Since 1994, SNK has released a yearly collaboration and get together of their greatest fighters, ranging from Terry Bogard from the Fatal Fury series, to Ralf Jones from the ancient Ikari Warriors. The theme for the King of Fighters tournament (KOF) has remained constant throughout the years, choose a team of three and take turns in fighting another group of three. Now, the 1997 edition of SNKs fighting masterpiece has finally arrived on Segas blackbox, and perhaps for the last time

Upon loading the game, the first thing that hit me was the wealth and depth of the options and modes available, especially compared to Capcoms recent fighting titles Vampire Savior, and X-Men Vs SF. These include Team Play, Single Play, Survivor Mode, Practice Mode, and even an Art Gallery ala SF Alpha 2. Along with the large detail in the options, the overall presentation of KOF 97 is reasonably impressive. The game is portrayed like a television broadcast, with the prelude to each stage being a nice animated logo, and screen containing various details of the fight like the match location, and crowd attendance.

The game plays very similar to the previous KOF titles, as expected. The choice between Advanced, and Extra Modes allows for users to hone into the fighters style. Advanced Mode is similar to the 1996 engine, where powers may be stored up to three, and rolls can be executed. On the other hand, Extra Mode is based around the 1994/95 system, where only one power is stored, and dodging is allowed. I personally choose Advanced so I can stock up on powers, thereby providing me with a greater opportunity to make a last ditch comeback with my final fighter. Essentially it all depends on personal taste, as well as the team you choose.

Now onto the all-important scoring.

Graphics: 8.5

The sprites are reasonably detailed, and most of the frames of animation have seemingly been kept intact. The background does look a bit bland, and boring in my opinion, especially compared to X-Men Vs SF, where parts of the ground break up during fights. On the topic of comparisons, the graphics dont really compare to Capcoms cartoon style, and vibrant visuals. Overall, the graphics do resemble the Neo Geo version closely, but in terms of the grand scheme of things, dont really match up with the Capcom fighters.

Sounds: 7.0

Clearly the weakest aspect of the game. The background music is extremely poor, weak, and monotonous. It unfortunately detracts from the atmosphere, and environment of the game. On a brighter note, the sound effects are above average, and clearer than previous KOF outings on the Saturn.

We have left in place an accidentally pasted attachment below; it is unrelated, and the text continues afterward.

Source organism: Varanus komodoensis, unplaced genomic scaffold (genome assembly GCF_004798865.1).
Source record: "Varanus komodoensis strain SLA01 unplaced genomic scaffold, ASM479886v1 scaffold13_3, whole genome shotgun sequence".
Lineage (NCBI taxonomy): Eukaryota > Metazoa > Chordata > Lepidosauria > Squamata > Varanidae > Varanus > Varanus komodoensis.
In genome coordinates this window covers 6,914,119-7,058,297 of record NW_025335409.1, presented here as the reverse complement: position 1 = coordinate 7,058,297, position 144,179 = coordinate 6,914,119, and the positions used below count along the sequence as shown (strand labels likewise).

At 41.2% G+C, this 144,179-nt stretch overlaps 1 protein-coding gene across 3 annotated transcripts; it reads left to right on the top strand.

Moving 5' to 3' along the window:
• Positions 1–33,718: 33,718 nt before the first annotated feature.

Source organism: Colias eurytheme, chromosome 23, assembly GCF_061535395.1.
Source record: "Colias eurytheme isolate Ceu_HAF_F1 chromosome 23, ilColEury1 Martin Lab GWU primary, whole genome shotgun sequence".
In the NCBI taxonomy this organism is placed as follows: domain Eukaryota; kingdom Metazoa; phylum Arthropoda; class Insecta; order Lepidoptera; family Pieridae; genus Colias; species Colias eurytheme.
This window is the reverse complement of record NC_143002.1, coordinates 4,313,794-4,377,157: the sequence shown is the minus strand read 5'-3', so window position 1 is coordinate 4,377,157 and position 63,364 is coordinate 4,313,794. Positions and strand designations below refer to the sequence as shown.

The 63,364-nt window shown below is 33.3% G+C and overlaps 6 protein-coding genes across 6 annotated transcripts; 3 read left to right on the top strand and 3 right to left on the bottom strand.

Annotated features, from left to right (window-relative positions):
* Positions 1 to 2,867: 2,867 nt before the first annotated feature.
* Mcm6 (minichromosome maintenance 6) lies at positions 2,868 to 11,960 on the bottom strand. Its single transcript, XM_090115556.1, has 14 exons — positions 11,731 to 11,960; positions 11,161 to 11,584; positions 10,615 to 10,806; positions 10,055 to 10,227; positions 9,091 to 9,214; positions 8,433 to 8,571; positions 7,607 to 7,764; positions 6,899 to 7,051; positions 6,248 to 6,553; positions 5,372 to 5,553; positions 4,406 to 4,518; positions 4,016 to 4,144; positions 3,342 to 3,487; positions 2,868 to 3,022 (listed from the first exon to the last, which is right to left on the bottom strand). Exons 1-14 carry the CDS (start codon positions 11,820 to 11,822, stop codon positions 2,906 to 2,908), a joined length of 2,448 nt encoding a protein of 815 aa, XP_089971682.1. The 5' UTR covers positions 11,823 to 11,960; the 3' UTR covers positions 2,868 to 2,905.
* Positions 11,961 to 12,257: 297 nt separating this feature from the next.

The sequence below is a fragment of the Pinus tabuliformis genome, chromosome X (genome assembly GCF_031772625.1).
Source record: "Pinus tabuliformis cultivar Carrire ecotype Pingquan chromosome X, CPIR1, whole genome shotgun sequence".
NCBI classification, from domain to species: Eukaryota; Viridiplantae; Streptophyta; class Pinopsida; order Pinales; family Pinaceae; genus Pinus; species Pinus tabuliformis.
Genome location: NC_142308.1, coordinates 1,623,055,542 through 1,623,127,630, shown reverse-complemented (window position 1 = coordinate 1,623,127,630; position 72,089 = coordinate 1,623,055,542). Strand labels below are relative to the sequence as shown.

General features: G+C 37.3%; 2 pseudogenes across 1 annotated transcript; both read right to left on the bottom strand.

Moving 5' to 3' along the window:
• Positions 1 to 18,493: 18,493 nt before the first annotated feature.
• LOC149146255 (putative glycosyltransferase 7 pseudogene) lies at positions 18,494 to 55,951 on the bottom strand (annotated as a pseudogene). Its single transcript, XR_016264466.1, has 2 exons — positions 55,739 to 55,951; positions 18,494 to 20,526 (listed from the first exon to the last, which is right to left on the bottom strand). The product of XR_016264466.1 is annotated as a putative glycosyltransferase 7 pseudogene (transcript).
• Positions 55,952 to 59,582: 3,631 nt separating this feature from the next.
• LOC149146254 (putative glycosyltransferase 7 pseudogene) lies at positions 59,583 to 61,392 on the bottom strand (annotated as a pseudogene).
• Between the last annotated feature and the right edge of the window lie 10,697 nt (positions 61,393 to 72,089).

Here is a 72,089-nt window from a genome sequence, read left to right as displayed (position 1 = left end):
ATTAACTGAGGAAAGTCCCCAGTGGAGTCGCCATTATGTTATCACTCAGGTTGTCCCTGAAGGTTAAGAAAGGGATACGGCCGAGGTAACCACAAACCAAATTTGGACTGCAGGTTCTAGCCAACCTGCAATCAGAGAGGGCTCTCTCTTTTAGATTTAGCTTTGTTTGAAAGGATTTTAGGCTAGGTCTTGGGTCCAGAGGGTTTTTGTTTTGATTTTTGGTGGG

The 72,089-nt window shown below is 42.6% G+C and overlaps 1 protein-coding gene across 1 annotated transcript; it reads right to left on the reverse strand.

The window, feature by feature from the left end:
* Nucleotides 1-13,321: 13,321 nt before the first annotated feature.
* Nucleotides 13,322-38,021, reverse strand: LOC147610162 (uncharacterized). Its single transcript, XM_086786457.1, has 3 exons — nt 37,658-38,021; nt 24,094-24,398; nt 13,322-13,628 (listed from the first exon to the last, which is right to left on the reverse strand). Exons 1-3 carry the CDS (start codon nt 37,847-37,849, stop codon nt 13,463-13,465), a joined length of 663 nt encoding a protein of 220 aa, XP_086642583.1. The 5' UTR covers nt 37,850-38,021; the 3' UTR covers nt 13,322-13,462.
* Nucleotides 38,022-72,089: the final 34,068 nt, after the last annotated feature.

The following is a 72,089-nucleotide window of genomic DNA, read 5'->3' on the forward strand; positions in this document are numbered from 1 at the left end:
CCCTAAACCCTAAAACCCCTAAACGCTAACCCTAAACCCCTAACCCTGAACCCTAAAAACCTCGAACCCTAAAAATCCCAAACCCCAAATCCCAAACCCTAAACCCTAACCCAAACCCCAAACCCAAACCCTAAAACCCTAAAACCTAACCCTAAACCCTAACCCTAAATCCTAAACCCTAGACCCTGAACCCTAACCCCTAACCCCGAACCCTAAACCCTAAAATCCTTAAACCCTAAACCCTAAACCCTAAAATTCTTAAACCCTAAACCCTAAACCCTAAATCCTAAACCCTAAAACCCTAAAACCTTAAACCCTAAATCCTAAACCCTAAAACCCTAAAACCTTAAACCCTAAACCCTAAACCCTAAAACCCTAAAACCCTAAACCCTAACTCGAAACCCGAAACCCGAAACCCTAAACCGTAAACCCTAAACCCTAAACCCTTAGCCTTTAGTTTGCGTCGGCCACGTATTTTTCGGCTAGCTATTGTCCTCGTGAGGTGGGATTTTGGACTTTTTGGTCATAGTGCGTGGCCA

Control: 9.5

Responsive, tight, and precise, like how most games are today. Even options for the novices to assign special moves to a single button. The combos are hard to carry out, but this is the same for all SNK games, and it just makes it more rewarding when you do. Of course as with anything, practice makes perfect.

GamePlay: 9.0

Loads of depth with 30+ fighters, and multiple endings in one player mode. To get the most out of this game, like every other fighting title, a second player is required. Since this game only utilises the One meg cartridge as opposed to the Four, there is about a 5-second delay between fights, and a 3-second delay during the change of fighters. This does interrupt the flow of the fight somewhat, but the delay is reasonable as it could have been definitely been a lot worse (e.g., anyone played KOF 95 on the PSX? actually any 2D fighter on Sonys console).

Overall: 9.0

Ever since the release of Street Fighter 2, there have been an endless line of attempted clones, and wannabes attempting to ride the success of Capcoms fighting genius. Now, about seven years on, the trend has turned towards 3D fighters, with titles like Virtua Fighter, and Tekken. The 2D fighting market is still fairly large, and all the pretenders have dried up, living us with realistically only two companies involved in the genre, Capcom, and SNK.

Capcom have gone the way of big explosions, 100+ hit combos, and large colourful sprites, as in the VS series like Marvel Vs Capcom, and X-Men Vs SF. They also have retained an element of the original SF formula in the SF 3, but this title hasnt really caught on anywhere. On the other hand, SNK in recent times via the Neo Geo have released an enormous amount of 2D fighters, starting with Fatal Fury, Art of Fighting, Samurai Showdown, World Heroes, and current titles like Real Bout 2, and Last Blade. Without any disrespect to the aforementioned titles, the best series that they have produced has to be the King of Fighters series. While Capcom have changed their tact a bit with high impact titles, SNK have adhered to their original formula as evidenced by the KOF series.

I personally love KOF 97, and its the strategic component that draws me in. Not relying on button smashing, and random swirling of the control pad, and having some form of game plan to fights, thats the aspect that I love. I dont need the fancy graphics, and crazy combos, in a fighting game. What KOF delivers is a solid fighting game, loaded with fighters, and options, coupled with the old strategic fighting style. Exactly what I want.

Overall, KOF 97 is not a perfect conversion visually and sonically. Many people will complain about the use of the 1 meg cartridge, and not the 4 meg cartridge, but the bottom line is that the gameplay is all there. If youre a fan of the arcade I recommend this title, as well as any serious 2D or SNK fighting fanatic. But if youre a casual fighter, probably X-Men Vs SF, or Vampire Savior(both truly excellent games) is the title more suited towards your tastes.

The Saturn is dying but with great 2D fighters like this coming out on a regular basis(on import), it once again reaffirms its position as the greatest machine for 2D fighters, albeit with virtually no reasonable competitors.